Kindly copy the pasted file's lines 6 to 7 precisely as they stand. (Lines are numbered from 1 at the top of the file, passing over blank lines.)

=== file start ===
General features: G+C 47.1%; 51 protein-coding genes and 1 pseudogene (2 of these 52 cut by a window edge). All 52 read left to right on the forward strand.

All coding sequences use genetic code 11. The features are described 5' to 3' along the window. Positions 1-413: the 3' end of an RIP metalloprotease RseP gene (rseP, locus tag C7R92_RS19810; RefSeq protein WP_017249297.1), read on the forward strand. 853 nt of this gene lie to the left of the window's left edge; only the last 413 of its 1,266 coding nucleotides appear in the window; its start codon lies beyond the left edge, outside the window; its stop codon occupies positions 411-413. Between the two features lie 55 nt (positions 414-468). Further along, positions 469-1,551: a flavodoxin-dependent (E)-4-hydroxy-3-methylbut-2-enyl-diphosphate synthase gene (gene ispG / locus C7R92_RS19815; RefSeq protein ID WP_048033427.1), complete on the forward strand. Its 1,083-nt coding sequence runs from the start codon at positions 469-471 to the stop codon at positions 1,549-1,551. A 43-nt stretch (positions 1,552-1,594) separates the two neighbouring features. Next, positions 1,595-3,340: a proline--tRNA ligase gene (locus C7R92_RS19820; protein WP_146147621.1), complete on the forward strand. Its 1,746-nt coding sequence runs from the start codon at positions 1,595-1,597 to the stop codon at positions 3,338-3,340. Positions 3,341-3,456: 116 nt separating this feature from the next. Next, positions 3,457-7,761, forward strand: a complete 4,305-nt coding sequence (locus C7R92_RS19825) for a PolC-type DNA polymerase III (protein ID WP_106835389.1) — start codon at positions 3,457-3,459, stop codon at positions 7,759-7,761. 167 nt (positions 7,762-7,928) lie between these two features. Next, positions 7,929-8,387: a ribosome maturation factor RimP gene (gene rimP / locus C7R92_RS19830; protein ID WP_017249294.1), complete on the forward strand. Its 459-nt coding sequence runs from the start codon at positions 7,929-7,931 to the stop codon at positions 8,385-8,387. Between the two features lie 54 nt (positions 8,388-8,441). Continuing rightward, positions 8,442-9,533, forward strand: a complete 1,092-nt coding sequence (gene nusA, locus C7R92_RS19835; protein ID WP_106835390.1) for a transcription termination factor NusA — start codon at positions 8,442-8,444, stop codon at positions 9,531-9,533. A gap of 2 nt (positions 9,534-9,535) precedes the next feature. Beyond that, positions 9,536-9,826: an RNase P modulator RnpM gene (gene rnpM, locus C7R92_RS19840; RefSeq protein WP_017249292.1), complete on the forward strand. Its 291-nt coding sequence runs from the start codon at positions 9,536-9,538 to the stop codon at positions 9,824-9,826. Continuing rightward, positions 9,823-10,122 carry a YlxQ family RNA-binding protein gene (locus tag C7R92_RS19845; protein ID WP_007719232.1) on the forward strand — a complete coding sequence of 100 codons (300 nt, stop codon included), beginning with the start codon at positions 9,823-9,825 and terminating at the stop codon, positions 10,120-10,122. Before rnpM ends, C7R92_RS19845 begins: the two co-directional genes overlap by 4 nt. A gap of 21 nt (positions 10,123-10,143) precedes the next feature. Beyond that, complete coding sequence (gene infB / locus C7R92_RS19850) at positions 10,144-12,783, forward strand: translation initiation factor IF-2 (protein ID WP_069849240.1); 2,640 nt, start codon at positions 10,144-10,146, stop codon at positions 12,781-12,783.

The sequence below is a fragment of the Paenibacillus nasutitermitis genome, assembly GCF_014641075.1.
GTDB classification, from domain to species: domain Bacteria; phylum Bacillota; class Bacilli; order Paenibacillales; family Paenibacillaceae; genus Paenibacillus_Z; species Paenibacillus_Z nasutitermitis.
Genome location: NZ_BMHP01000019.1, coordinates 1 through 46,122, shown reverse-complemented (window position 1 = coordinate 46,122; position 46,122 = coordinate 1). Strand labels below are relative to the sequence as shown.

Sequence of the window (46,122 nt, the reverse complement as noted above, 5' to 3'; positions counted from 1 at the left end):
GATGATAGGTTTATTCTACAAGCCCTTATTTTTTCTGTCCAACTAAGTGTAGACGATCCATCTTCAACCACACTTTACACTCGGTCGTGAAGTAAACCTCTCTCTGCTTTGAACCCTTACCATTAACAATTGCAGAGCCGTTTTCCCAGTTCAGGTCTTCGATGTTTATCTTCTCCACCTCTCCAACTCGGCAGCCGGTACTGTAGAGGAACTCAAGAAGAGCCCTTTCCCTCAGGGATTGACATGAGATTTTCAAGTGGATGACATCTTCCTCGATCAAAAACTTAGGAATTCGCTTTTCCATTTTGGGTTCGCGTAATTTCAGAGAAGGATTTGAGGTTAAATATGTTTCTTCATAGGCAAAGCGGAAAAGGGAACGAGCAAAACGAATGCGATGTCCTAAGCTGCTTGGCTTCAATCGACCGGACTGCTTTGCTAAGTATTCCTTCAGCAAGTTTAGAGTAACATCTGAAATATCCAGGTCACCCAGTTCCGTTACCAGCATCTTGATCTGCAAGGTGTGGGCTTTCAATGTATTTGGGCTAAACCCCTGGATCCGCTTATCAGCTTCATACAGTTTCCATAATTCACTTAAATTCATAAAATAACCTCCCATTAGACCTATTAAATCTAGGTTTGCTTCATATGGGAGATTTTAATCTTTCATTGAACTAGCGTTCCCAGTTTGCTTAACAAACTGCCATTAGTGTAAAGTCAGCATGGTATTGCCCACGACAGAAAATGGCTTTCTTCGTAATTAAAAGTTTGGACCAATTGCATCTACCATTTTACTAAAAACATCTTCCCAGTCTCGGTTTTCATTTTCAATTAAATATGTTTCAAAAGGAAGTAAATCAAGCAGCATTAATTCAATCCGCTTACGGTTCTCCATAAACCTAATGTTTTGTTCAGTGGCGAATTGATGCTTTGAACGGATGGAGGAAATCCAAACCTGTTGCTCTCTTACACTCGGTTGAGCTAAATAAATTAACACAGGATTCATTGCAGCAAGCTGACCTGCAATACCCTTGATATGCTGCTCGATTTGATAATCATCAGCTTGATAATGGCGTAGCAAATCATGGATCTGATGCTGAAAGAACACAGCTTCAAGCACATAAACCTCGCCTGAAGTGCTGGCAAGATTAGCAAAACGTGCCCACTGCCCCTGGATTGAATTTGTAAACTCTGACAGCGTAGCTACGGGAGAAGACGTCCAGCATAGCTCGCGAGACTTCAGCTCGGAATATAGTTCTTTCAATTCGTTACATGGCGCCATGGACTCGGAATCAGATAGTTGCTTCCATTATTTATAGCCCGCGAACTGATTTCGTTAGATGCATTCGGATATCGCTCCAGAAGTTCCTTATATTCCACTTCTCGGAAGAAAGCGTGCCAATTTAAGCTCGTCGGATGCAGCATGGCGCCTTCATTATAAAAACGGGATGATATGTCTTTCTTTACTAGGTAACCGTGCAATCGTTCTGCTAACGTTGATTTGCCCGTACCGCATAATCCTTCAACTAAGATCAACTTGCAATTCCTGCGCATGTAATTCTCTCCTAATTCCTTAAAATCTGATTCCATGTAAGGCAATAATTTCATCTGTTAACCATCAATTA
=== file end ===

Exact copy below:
Sequence of the window (46,122 nt, the reverse complement as noted above, 5' to 3'; positions counted from 1 at the left end):
GATGATAGGTTTATTCTACAAGCCCTTATTTTTTCTGTCCAACTAAGTGTAGACGATCCATCTTCAACCACACTTTACACTCGGTCGTGAAGTAAACCTCTCTCTGCTTTGAACCCTTACCATTAACAATTGCAGAGCCGTTTTCCCAGTTCAGGTCTTCGATGTTTATCTTCTCCACCTCTCCAACTCGGCAGCCGGTACTGTAGAGGAACTCAAGAAGAGCCCTTTCCCTCAGGGATTGACATGAGATTTTCAAGTGGATGACATCTTCCTCGATCAAAAACTTAGGAATTCGCTTTTCCATTTTGGGTTCGCGTAATTTCAGAGAAGGATTTGAGGTTAAATATGTTTCTTCATAGGCAAAGCGGAAAAGGGAACGAGCAAAACGAATGCGATGTCCTAAGCTGCTTGGCTTCAATCGACCGGACTGCTTTGCTAAGTATTCCTTCAGCAAGTTTAGAGTAACATCTGAAATATCCAGGTCACCCAGTTCCGTTACCAGCATCTTGATCTGCAAGGTGTGGGCTTTCAATGTATTTGGGCTAAACCCCTGGATCCGCTTATCAGCTTCATACAGTTTCCATAATTCACTTAAATTCATAAAATAACCTCCCATTAGACCTATTAAATCTAGGTTTGCTTCATATGGGAGATTTTAATCTTTCATTGAACTAGCGTTCCCAGTTTGCTTAACAAACTGCCATTAGTGTAAAGTCAGCATGGTATTGCCCACGACAGAAAATGGCTTTCTTCGTAATTAAAAGTTTGGACCAATTGCATCTACCATTTTACTAAAAACATCTTCCCAGTCTCGGTTTTCATTTTCAATTAAATATGTTTCAAAAGGAAGTAAATCAAGCAGCATTAATTCAATCCGCTTACGGTTCTCCATAAACCTAATGTTTTGTTCAGTGGCGAATTGATGCTTTGAACGGATGGAGGAAATCCAAACCTGTTGCTCTCTTACACTCGGTTGAGCTAAATAAATTAACACAGGATTCATTGCAGCAAGCTGACCTGCAATACCCTTGATATGCTGCTCGATTTGATAATCATCAGCTTGATAATGGCGTAGCAAATCATGGATCTGATGCTGAAAGAACACAGCTTCAAGCACATAAACCTCGCCTGAAGTGCTGGCAAGATTAGCAAAACGTGCCCACTGCCCCTGGATTGAATTTGTAAACTCTGACAGCGTAGCTACGGGAGAAGACGTCCAGCATAGCTCGCGAGACTTCAGCTCGGAATATAGTTCTTTCAATTCGTTACATGGCGCCATGGACTCGGAATCAGATAGTTGCTTCCATTATTTATAGCCCGCGAACTGATTTCGTTAGATGCATTCGGATATCGCTCCAGAAGTTCCTTATATTCCACTTCTCGGAAGAAAGCGTGCCAATTTAAGCTCGTCGGATGCAGCATGGCGCCTTCATTATAAAAACGGGATGATATGTCTTTCTTTACTAGGTAACCGTGCAATCGTTCTGCTAACGTTGATTTGCCCGTACCGCATAATCCTTCAACTAAGATCAACTTGCAATTCCTGCGCATGTAATTCTCTCCTAATTCCTTAAAATCTGATTCCATGTAAGGCAATAATTTCATCTGTTAACCATCAATTA